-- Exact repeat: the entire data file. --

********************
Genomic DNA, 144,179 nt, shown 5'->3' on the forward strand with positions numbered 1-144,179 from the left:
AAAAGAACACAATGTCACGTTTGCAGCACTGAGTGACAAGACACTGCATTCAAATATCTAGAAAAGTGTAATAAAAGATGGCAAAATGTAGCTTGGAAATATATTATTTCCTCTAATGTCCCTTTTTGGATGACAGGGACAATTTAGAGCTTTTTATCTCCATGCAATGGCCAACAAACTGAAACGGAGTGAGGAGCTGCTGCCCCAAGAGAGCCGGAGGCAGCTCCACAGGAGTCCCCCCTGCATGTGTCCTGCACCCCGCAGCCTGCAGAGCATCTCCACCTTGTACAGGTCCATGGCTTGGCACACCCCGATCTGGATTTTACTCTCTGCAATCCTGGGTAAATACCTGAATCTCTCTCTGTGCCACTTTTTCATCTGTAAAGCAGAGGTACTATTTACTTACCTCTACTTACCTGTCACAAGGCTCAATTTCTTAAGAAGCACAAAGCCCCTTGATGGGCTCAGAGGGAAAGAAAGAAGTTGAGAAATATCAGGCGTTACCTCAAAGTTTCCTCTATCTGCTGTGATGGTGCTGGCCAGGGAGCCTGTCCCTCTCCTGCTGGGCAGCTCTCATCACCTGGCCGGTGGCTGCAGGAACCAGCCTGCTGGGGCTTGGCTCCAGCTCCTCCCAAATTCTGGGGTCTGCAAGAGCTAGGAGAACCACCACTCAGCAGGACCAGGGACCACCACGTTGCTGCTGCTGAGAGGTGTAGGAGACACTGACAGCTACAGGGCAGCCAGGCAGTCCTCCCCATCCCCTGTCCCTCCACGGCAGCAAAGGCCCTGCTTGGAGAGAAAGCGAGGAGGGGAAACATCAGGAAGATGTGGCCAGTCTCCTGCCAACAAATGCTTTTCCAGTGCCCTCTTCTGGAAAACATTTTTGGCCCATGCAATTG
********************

Genomic DNA, 144,179 nt, shown 5'->3' on the forward strand with positions numbered 1-144,179 from the left:
AAAAGAACACAATGTCACGTTTGCAGCACTGAGTGACAAGACACTGCATTCAAATATCTAGAAAAGTGTAATAAAAGATGGCAAAATGTAGCTTGGAAATATATTATTTCCTCTAATGTCCCTTTTTGGATGACAGGGACAATTTAGAGCTTTTTATCTCCATGCAATGGCCAACAAACTGAAACGGAGTGAGGAGCTGCTGCCCCAAGAGAGCCGGAGGCAGCTCCACAGGAGTCCCCCCTGCATGTGTCCTGCACCCCGCAGCCTGCAGAGCATCTCCACCTTGTACAGGTCCATGGCTTGGCACACCCCGATCTGGATTTTACTCTCTGCAATCCTGGGTAAATACCTGAATCTCTCTCTGTGCCACTTTTTCATCTGTAAAGCAGAGGTACTATTTACTTACCTCTACTTACCTGTCACAAGGCTCAATTTCTTAAGAAGCACAAAGCCCCTTGATGGGCTCAGAGGGAAAGAAAGAAGTTGAGAAATATCAGGCGTTACCTCAAAGTTTCCTCTATCTGCTGTGATGGTGCTGGCCAGGGAGCCTGTCCCTCTCCTGCTGGGCAGCTCTCATCACCTGGCCGGTGGCTGCAGGAACCAGCCTGCTGGGGCTTGGCTCCAGCTCCTCCCAAATTCTGGGGTCTGCAAGAGCTAGGAGAACCACCACTCAGCAGGACCAGGGACCACCACGTTGCTGCTGCTGAGAGGTGTAGGAGACACTGACAGCTACAGGGCAGCCAGGCAGTCCTCCCCATCCCCTGTCCCTCCACGGCAGCAAAGGCCCTGCTTGGAGAGAAAGCGAGGAGGGGAAACATCAGGAAGATGTGGCCAGTCTCCTGCCAACAAATGCTTTTCCAGTGCCCTCTTCTGGAAAACATTTTTGGCCCATGCAATTG